Andesite is higher in silica than basalt, and is, therefore, less fluid. The more viscous consistency of andesitic lava makes it easier for large gas bubbles to coalesce and burst with high pressure, which provides a likely explanation for the explosive activity at fissure 17.
The eruption also highlighted the close connection between Kilauea’s East Rift Zone and the volcano’s summit magma reservoir.
In June and July 2018, there were near-daily summit collapse events, each with the equivalent of a magnitude-5.3 earthquake.
Time-lapse cameras monitoring the fissure 8 lava channel observed that the eruption rate began to increase within minutes after a summit collapse, eventually peaking 2-4 hours later. At least once, the increased eruption rates produced overflows from the lava channel that could have threatened adjacent residential areas.
The short delay before lower East Rift Zone eruption rates increased indicates that the “surge” in eruption vigor was driven by a pressure pulse originating from the summit collapse and transmitted down the 40-km- (25-mi-) long magma conduit to the lower East Rift Zone — akin to a hydraulic press. The 2-4-hour delay in peak eruption rates allowed HVO and emergency managers, in at least one instance, to anticipate and prepare for the overflow hazard.
These are just a few of the new insights gained from Kilauea’s 2018 lower East Rift Zone eruption. They show how unraveling each volcanic process helps us better understand the hazard, and, in turn, to forecast and prepare for hazards in future eruptions.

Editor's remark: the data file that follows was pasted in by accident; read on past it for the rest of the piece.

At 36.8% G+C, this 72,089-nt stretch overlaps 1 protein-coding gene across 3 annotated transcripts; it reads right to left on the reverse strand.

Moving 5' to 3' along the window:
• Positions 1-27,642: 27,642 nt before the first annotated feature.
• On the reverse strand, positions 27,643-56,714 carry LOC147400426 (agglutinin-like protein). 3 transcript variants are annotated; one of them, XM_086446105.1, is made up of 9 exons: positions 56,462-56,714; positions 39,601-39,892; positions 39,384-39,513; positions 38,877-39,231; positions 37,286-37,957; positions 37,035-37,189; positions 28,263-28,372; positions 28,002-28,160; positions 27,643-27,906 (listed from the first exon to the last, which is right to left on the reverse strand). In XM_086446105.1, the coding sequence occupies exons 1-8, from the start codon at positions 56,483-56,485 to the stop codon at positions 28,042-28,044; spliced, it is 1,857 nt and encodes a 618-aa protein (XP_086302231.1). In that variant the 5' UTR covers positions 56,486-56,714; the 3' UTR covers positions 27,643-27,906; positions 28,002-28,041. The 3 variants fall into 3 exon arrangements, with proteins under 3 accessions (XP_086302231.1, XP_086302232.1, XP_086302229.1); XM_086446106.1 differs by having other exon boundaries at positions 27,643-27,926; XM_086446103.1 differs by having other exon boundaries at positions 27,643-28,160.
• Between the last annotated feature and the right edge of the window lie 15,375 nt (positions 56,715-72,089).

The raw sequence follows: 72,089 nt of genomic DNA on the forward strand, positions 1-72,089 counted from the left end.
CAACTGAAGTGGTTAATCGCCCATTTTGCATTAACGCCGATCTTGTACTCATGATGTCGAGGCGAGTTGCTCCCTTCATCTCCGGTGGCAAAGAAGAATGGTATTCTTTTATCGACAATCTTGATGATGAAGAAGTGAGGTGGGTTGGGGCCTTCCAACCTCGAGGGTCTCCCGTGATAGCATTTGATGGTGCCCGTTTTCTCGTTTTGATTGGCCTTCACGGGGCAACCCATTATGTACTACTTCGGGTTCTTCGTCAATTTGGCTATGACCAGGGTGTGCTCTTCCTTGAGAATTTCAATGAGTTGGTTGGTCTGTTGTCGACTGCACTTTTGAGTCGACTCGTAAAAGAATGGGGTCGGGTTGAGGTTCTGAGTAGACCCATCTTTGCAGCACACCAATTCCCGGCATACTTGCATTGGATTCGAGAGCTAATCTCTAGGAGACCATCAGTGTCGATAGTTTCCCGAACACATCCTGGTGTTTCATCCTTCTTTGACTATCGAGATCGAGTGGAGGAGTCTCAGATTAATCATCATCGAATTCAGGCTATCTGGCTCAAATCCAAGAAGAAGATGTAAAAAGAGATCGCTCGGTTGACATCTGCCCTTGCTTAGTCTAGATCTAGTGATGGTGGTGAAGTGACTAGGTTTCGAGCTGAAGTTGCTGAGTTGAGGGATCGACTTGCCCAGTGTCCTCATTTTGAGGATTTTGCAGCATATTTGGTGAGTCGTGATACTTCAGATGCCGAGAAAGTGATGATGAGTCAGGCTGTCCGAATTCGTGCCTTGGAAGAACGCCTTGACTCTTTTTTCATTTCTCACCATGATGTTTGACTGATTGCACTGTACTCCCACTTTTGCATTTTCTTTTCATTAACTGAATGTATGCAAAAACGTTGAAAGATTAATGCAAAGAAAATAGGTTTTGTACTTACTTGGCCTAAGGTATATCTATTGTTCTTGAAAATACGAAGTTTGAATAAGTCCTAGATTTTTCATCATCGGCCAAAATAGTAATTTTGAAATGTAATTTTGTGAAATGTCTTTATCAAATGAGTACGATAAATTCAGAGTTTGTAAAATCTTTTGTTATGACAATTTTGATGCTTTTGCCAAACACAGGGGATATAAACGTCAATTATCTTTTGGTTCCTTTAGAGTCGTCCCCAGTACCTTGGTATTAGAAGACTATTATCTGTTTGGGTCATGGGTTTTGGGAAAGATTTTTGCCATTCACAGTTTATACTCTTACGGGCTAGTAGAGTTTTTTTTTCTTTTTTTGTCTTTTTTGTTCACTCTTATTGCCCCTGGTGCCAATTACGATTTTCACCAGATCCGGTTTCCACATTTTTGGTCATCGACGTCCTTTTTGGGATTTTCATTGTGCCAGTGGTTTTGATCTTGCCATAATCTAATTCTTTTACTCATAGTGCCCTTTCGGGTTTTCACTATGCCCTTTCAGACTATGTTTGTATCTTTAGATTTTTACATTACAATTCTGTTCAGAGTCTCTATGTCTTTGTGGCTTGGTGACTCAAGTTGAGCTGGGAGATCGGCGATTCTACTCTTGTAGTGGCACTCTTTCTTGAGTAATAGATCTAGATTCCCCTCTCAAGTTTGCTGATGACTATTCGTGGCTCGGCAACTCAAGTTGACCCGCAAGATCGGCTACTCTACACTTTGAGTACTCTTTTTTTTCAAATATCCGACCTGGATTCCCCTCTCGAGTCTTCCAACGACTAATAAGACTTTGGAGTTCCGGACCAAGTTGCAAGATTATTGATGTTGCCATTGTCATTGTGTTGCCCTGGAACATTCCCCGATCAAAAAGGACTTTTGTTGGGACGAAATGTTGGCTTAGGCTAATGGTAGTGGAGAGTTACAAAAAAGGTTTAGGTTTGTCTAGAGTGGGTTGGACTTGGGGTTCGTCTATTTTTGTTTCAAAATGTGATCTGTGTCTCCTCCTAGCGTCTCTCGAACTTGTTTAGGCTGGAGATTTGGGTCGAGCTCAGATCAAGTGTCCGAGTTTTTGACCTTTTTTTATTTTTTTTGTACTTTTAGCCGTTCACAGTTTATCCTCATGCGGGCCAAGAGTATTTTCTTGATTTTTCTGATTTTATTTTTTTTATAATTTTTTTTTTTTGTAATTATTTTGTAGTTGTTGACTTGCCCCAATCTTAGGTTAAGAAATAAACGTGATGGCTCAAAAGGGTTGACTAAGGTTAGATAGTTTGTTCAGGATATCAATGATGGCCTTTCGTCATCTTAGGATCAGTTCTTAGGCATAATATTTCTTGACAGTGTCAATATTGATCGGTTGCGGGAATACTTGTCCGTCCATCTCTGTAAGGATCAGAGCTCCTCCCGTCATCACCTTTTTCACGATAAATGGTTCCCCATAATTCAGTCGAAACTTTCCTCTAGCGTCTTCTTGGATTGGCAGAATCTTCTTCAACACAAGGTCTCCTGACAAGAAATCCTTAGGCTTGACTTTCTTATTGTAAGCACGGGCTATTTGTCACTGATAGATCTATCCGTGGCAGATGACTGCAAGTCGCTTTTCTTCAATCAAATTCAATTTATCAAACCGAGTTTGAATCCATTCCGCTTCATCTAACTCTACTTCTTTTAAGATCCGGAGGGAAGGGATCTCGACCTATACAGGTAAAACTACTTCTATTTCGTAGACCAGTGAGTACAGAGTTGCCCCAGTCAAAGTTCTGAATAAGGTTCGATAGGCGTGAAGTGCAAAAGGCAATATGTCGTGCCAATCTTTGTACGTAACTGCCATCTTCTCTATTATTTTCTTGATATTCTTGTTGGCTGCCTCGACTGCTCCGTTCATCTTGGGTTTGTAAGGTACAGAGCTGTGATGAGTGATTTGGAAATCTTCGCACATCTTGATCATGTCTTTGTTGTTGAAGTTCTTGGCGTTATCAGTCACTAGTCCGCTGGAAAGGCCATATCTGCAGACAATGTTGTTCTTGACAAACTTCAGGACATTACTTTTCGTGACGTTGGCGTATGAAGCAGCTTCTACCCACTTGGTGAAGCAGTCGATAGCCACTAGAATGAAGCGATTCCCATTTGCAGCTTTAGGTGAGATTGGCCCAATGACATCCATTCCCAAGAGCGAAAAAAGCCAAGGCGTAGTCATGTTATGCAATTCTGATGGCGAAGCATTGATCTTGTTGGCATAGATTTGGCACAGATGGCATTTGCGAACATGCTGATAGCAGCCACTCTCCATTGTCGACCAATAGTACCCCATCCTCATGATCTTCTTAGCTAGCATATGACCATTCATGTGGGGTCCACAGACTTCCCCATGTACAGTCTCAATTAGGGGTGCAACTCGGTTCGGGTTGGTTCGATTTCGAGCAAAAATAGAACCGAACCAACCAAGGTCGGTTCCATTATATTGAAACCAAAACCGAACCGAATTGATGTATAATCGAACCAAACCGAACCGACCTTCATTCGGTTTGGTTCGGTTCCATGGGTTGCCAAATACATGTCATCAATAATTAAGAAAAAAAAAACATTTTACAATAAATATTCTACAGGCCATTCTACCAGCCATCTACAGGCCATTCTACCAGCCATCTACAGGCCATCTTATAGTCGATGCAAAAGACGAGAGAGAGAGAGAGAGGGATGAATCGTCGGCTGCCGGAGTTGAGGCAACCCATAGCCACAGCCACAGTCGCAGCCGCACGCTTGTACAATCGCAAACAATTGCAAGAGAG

Volcano activity updates
Kilauea Volcano is not erupting and its USGS Volcano Alert level remains at Normal.
Rates of seismicity, deformation and gas release have not changed significantly during the past week. Deformation signals are consistent with refilling of Kilauea’s deep East Rift Zone magma reservoir. Sulfur dioxide emission rates on the ERZ and at Kilauea’s summit remain low.
Two earthquakes with three or more felt reports occurred in Hawaii this past week: a magnitude-2.9 quake 4 km (2 mi) southwest of Volcano at 0 km (0 mi) depth at 3:58 p.m. April 20 and a magnitude-3.4 quake 19 km (12 mi) southeast of Waikoloa Village at 16 km (10 mi) depth at 2:27 p.m. April 18.
Hazards remain at the lower ERZ and summit of Kilauea. Residents and visitors near the 2018 fissures, lava flows and summit collapse area should heed Hawaii County Civil Defense and Hawaii Volcanoes National Park closures and warnings. HVO continues to closely monitor Kilauea for any sign of increased activity.
The USGS Volcano Alert level for Mauna Loa remains at Normal, which means the volcano is in typical background or noneruptive state.
Visit HVO’s website (https://volcanoes.usgs.gov/hvo) for past Volcano Watch articles, Kilauea and Mauna Loa updates, volcano photos, maps, recent earthquake info, and more. Call 808-967-8862 for weekly Kilauea updates. Email questions to askHVO@usgs.gov.
Volcano Watch (https://volcanoes.usgs.gov/hvo/hvo_volcano_watch.html) is a weekly article and activity update written by U.S. Geological Survey Hawaiian Volcano Observatory scientists and affiliates.